Fanny Mendelssohn Hensel’s solo piano cycle Das Jahr comprises 12 character pieces, each depicting one month of the year. Lois Shapiro performed it on Saturday night at Unitarian Universalist Church in Newton as part of a collaborative effort with Cappella Clausura, which interspersed choral selections from Hensel and Clara Schumann among the 12.
As Artistic Director Amelia LeClair elucidated, the sequence of 12 follows a logical course of keys, beginning in B major, going through mostly sharp keys in the first half, flat keys in the second and ending in A major. She chose the vocal works by to match either the preceding or following number. With the exception of one song by Clara Schumann, they sang all a cappella. Shapiro ran January/February and April/May without break, as indicated. LeClair introduced each month by reading the poetry Fanny had included in her autograph score.
Shapiro’s interpretative mastery made the composer’s intent clear, from the first note. Although one might have occasionally wished for a bigger sound from the piano (probably the result of the room’s sub-optimal acoustics), voicing was clear, dynamics covered the wide range Fanny notated, and varied articulations resulted in a marvelous textural palette. The cycle opens with the darkness of early January portrayed by a descending bass line that ends in an inverted B major chord. The three-measure phrase repeats one third step higher, ending on a D-sharp major chord, this time in root position. This opening would appear to represent the increasing daylight of early January. Shapiro’s interpretation supported this notion: the bass line resonated despite being pianissimo. Then we heard a subtle shift to piano and a crescendo to the D-sharp major chord. By the end we are in an exuberant presto that yields “attaca” (Fanny’s directive) to the wind driven Scherzo in 6/8 time that represents February. Shapiro’s sparkling touch evoked the blue sky, occasional snow flurry and increased light that is February. In March (the Easter month) Fanny quotes a Bach chorale before yielding to a driving close. In April lyricism alternates with delicate arpeggios, while May (subtitled “Fruhlingslied”), in 9/8 time, evokes a songful sweetness. June is a Largo serenade that evokes Felix Mendelssohn’s “Songs Without Words.” Shapiro easily conveyed the changing moods that evoke spring and early summer. Throughout summer, autumn and winter Fanny continues to present the pianist with new challenges. Fanny communicates July’s insufferable heat musically with a descending fifth (a sigh) succeeded by a descending chromatic line. Summer storms are communicated by rising chords and tremolo in the bass. Counterpoint in the left hand accompanies the second statement of the opening theme. Throughout, the many musical and dramatic threads remained clear. September’s flowing river (continual 16th notes), October’s symphonic evocation of a hunt, November’s majestic passion and December’s blizzard (rapid 16th notes yielding to virtuosic arpeggios) finished off the year.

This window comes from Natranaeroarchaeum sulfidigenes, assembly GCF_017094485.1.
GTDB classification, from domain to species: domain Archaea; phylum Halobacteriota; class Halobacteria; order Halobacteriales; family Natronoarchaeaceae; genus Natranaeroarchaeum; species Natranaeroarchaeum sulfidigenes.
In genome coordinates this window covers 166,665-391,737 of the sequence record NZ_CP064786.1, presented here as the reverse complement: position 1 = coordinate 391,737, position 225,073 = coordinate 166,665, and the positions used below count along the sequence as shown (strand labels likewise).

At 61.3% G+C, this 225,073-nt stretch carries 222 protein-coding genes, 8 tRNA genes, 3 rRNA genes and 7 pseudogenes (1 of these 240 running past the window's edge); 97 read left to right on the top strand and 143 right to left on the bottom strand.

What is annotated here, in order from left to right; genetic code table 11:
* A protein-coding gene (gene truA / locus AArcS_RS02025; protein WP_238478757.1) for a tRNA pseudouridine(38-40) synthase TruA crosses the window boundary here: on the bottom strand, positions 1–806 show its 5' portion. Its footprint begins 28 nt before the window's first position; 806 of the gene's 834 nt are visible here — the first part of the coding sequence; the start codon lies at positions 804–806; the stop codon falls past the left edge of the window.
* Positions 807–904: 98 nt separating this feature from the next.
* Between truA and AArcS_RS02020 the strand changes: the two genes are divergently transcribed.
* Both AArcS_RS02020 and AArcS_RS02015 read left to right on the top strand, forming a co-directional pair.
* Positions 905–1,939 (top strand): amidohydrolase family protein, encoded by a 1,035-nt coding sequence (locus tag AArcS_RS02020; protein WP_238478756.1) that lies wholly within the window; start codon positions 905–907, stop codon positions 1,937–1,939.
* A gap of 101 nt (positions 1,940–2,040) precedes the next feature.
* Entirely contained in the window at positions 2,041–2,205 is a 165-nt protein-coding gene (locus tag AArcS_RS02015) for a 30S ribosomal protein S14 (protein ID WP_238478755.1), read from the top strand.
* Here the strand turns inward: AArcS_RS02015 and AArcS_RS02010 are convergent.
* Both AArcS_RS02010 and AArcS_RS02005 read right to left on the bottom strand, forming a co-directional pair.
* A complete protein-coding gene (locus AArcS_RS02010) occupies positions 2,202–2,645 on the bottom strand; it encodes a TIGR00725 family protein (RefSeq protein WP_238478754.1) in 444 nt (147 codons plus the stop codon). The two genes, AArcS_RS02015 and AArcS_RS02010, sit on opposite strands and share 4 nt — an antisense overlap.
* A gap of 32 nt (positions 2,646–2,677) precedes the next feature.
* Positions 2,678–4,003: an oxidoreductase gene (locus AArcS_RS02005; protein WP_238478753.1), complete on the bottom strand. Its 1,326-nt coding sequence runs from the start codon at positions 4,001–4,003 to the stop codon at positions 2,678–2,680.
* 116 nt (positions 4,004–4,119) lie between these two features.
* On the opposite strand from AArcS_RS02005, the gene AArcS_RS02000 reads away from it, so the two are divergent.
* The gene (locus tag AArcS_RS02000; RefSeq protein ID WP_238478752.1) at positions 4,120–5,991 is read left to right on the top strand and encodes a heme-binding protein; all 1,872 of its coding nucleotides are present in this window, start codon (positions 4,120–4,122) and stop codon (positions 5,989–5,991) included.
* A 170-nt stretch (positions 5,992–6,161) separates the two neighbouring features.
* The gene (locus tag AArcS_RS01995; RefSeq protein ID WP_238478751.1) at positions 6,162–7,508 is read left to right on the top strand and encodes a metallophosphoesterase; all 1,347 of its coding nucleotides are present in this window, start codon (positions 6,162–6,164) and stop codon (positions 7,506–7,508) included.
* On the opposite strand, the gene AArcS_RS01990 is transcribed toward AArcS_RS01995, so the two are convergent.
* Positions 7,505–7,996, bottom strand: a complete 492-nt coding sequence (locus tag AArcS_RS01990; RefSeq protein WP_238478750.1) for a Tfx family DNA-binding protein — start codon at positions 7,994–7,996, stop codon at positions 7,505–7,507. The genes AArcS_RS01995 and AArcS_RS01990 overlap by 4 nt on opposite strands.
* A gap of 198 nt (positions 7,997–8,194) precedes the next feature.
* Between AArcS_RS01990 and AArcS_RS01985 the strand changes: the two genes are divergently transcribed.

Six of the vocal intermezzi vocal came from Hensel’s Gartenlieder, op 3. Lockung, a traditional chorale, has a text which evokes the rustling of leaves in the forest. The full Capella Clausura delivered with a broad and resonant sound. Their enthusiasm and love for the material came across through clear diction, precise entrances, and cutoffs, and visual attentiveness to LeClair. They sang the subsequent numbers in alternating quartets formed from the eight singers. Cheerful part songs in which Fanny again exhibited her mastery of polyphony and voice leading, the Gartenlieder pay homage to nature’s beauty. In Der Strauss, a free-standing duet, alto Lisa Bloom and soprano Janet Stone sang the intermingled lines with expressive suppleness. The concert also included Clara Schumann’s Abendfeier, Gondoliera , and Ich Stand in dunkeln Traumen. Odes to love, these are more high-Romantic and certainly more personal than Fanny’s. “Ich Stand,” presented here in an arrangement for soprano and alto quartet, stood out. A gorgeous melody over chordal accompaniment, it evoked Clara’s sorrows and losses.
A Nachspiel (epilogue) quoted Bach’s “Das Alte Jahr Vergangen ist” (The Old Year Has Passed) with a solemnity that brought us back to earth after the dazzling journey that Fanny led. What a thrilling and exceptional evening!